Across the country, gangs are waging bloody turf wars against each other but in San Fernando, there is one man who single-handedly keeps rival gangs at bay using his natural talent as a woodworker.
Junior Bisnath, known as the constructive termite, devotes his time to teaching children the art of stilt walking. Some of them are the children of rival gang members who come from depressed areas like Pleasantville, Mon Repos, Embaccadere, Marabella and La Romaine but when they come to Bisnath's home, they learn discipline, peace, and respect.
In an interview with Guardian Media, Bisnath said he has trained more than 3,000 children free of charge over the past 25 years. Many who have mastered the art of stilt walking have found work in the United States. The children look up to Bisnath as a father figure with whom they share their experiences of neglect and trauma.
Every afternoon, Bisnath could be seen teaching the children to walk on stilts in the undulating hills of San Fernando. Some are so poor that Bisnath even provides meals, clothing and guidance to them.
In an interview at his modest home, Bisnath said it was his way of giving back to the community.
"I was born in San Fernando and I grew up on Broadway. My parents had 14 children and I was the last son. I failed Common Entrance twice and never attended secondary school but I always loved woodwork. My teacher told me this was a sacred job because Christ was a woodworker," Bisnath said. Despite his failure, Bisnath persevered and joined a woodwork class at the Industrial Arts Centre in San Fernando. His teachers Joan Yuille Williams and Clive Mohammed encouraged him to be the best in his field.
"When I was 15, I left primary school and started to do work with Mr Barrow. We never ran out of work and I used more hand tools but I wanted to learn how to use woodworking machines. I was introduced then to Cosmic Woodwork Factory. Mr Rodrerick Williams was the boss and I learnt to build all kinds of furniture. I stayed with that job for 43 years," Bisnath said.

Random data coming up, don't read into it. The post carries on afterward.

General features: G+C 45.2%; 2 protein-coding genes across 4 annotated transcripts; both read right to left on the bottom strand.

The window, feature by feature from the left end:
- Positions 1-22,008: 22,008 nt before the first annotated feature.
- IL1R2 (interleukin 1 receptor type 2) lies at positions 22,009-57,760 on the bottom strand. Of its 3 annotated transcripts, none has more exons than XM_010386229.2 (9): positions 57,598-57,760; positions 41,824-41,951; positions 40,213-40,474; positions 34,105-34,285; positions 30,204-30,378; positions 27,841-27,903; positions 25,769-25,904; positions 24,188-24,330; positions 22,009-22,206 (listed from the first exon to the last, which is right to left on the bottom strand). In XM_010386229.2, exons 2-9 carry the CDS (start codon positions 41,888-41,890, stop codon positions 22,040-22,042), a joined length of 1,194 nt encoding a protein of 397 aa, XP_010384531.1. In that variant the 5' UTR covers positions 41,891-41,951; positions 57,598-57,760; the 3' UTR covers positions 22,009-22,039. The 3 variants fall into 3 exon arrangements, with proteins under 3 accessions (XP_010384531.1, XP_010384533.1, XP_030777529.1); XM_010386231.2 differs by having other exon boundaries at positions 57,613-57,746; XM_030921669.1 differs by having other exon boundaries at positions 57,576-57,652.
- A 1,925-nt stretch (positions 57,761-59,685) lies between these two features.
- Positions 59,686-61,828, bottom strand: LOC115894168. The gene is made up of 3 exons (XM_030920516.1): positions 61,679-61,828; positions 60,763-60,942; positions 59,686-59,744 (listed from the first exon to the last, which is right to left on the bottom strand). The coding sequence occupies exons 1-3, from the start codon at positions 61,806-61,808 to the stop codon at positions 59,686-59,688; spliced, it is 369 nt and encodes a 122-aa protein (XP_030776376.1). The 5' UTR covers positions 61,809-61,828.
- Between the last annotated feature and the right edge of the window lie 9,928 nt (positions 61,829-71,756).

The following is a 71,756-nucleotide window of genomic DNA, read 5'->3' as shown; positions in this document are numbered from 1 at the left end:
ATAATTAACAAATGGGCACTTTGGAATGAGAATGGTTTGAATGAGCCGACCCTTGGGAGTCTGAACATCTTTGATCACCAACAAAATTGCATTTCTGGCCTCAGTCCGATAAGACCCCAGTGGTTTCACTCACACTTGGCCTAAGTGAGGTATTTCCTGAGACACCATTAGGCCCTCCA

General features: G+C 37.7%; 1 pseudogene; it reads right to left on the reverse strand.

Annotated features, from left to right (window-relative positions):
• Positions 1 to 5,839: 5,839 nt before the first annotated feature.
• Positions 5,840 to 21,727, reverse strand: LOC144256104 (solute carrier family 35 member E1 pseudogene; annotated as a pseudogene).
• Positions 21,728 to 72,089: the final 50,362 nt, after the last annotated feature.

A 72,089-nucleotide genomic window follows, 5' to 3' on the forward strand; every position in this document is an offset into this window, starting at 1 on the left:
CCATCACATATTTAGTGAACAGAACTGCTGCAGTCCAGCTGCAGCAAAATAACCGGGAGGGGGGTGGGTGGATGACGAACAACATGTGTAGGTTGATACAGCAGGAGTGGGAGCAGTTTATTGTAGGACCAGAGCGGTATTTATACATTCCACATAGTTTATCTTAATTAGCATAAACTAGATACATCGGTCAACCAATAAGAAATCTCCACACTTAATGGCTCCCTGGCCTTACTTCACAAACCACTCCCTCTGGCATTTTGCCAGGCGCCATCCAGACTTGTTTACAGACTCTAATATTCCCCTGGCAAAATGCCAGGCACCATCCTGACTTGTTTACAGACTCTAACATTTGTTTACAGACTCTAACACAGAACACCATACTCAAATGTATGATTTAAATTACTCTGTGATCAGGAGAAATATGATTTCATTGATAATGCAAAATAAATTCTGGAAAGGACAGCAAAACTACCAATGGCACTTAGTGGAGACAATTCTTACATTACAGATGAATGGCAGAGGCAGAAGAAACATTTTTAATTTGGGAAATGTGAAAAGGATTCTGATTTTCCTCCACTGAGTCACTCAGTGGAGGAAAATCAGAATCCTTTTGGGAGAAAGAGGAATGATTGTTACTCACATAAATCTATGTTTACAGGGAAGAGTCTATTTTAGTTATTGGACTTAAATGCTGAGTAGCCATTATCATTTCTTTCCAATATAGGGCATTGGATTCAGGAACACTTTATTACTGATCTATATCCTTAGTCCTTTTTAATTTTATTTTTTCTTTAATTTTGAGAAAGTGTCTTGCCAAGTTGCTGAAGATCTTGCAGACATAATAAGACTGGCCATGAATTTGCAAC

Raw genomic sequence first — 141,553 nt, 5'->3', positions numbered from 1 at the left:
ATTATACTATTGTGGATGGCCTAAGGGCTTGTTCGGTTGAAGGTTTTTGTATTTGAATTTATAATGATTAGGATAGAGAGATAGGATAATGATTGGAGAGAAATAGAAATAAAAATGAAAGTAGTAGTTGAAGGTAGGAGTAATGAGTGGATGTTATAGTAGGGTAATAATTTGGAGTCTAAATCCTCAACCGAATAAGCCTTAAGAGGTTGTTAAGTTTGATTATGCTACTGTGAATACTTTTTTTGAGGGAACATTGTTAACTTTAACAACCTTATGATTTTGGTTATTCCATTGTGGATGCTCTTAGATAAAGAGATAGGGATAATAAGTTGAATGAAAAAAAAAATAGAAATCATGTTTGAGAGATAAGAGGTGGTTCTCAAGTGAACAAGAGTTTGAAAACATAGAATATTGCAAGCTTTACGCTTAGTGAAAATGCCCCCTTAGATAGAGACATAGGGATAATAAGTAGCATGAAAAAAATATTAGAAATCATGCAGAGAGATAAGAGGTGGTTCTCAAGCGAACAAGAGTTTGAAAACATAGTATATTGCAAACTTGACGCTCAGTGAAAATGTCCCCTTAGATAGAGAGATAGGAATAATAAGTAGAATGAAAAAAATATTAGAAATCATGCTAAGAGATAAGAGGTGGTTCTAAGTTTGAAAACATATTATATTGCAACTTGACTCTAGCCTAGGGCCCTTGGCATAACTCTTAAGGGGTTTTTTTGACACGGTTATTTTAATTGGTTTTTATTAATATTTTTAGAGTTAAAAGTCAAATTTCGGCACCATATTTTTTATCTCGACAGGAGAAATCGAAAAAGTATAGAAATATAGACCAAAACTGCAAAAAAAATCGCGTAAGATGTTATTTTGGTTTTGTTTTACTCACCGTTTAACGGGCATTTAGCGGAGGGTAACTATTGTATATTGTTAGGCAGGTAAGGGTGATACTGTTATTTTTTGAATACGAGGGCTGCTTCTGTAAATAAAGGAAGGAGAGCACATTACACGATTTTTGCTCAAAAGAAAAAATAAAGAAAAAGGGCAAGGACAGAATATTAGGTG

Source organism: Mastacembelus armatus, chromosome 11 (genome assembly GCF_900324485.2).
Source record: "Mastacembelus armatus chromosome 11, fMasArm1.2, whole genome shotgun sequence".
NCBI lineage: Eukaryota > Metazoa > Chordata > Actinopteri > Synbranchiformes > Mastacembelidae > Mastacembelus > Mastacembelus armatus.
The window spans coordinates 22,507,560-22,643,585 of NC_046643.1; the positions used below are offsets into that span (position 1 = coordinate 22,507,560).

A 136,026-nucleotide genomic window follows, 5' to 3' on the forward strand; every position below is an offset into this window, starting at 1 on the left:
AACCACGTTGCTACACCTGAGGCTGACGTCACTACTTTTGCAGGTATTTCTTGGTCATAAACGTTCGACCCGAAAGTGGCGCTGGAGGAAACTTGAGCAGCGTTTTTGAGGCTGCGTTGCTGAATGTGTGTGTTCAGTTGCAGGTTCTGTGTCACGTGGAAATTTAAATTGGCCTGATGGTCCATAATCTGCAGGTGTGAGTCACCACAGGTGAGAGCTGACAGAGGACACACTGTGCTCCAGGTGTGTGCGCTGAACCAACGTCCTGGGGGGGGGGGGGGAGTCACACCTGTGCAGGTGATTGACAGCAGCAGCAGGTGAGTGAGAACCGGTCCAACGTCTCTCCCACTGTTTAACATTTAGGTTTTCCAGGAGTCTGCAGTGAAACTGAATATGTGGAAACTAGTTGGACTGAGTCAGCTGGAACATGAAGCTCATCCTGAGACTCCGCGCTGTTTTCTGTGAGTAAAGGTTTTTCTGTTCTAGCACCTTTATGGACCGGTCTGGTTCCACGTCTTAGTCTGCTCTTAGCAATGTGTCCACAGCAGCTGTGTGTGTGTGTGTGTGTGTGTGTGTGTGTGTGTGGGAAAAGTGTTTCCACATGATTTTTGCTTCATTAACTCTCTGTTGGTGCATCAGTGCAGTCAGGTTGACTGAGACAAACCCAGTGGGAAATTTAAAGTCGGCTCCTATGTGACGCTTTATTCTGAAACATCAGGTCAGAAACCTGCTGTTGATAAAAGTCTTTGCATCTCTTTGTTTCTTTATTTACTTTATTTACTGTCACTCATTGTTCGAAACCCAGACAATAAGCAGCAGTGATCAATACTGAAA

He said in 1988 during the last Borough Day celebrations he and his two friends McFoster Joseph and Charles Farrow decided to do an exhibit of the woodwork and came up with the name Constructive Termites.
Bisnath was always mindful about the development of his city and having grown up in Carlton Lane, he mixed with the depressed and underprivileged.
"Back then my neighbour Hollis Clifton who is now a media cameraman decided to form the Carlton Lane Community group and we wrote to the Ministry of Culture asking for some funds to do stilt walking with the Kilimanjaro School of the Arts. We did a one-day workshop with Glen De Souza and because of my skill in woodworking it was easy for me to build stilts," Bisnath recalled.
Supplying the American circus with professional stiltwalkers
Today, he continues to share his knowledge freely with the youths of Cocoyea, La Romaine, Pleasantville, and Embaccadere.
Bisnath said he targets children from depressed areas because he knows they have the potential to excel.
"Even if you're not bright in school, stilt walking instils self-confidence and discipline. It makes you feel on top of the world. It builds self-esteem, patriotism and nationalism, qualities of a good citizen," Bisnath added. Asked what were his biggest achievements, Bisnath said it was very gratifying to see his students excel. He said since 2007, his school has been supplying the American circus with professional stilt walkers.
"America looks for the best and I pride myself that my students can be the best in the world. Apart from this, my students get international exposure. We went to Germany with the Soca Warriors in 2006 and in 2014 we went to Zimbabwe to train moko jumbies.
"I have also been to England and Panama to train moko jumbies. I trained the youngest baby in the world Ojah Bisnath to walk in four-inch stilts when he was 11 months old. I also trained Milton Mona, 76, the oldest person to walk in stilts at Skinner Park," he added with a proud smile.
So what does Bisnath plan for the future?
Having retired on September 4, 2017, Bisnath is now devoting all of his time to youth development.
He is currently in the process of building over his school as well as a museum filled with artefacts he has collected over the past 40 years.
Bisnath is adamant that he builds his legacy using his own funds.
"I want to do this on my own. I have lots of artefacts that I have collected and I hope to document the culture and arts of T&T through the eyes of a San Fernandian," Bisnath added.